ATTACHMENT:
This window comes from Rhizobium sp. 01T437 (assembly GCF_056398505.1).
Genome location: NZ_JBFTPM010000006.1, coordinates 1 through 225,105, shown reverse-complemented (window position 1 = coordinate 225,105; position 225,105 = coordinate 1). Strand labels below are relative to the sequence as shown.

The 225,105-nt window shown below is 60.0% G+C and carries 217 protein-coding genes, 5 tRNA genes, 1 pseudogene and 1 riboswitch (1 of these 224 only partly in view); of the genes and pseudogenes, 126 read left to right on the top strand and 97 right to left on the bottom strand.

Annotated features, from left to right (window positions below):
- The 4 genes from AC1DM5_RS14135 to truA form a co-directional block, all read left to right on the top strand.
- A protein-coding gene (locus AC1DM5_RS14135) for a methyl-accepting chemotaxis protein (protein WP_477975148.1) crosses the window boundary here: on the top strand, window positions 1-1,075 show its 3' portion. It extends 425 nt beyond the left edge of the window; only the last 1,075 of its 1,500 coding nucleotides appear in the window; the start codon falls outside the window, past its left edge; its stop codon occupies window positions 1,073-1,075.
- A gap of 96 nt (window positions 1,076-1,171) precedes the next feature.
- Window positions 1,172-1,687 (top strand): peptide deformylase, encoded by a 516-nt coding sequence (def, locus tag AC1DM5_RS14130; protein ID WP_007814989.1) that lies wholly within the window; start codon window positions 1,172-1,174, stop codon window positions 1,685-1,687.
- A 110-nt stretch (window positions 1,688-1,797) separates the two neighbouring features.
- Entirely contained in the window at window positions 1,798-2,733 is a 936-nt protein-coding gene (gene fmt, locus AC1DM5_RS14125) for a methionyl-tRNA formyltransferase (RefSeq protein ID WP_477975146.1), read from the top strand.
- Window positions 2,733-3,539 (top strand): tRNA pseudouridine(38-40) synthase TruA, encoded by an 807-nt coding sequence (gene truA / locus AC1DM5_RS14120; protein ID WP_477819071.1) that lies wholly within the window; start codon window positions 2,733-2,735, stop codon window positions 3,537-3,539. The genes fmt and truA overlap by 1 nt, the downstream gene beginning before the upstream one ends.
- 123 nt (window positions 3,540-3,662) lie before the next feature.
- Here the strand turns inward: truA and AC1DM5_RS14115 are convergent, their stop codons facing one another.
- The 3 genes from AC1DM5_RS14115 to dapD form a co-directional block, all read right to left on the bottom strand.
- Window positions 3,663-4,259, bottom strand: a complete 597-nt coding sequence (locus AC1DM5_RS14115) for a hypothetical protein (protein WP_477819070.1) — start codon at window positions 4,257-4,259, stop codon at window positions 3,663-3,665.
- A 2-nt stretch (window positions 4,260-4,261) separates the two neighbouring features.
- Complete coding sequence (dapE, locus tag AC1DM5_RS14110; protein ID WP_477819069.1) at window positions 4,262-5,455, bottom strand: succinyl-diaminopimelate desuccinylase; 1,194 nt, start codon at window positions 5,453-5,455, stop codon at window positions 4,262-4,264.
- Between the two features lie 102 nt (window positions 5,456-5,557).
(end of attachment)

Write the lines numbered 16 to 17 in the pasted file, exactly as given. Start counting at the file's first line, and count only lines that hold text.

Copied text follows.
- A 2-nt stretch (window positions 4,260-4,261) separates the two neighbouring features.
- Complete coding sequence (dapE, locus tag AC1DM5_RS14110; protein ID WP_477819069.1) at window positions 4,262-5,455, bottom strand: succinyl-diaminopimelate desuccinylase; 1,194 nt, start codon at window positions 5,453-5,455, stop codon at window positions 4,262-4,264.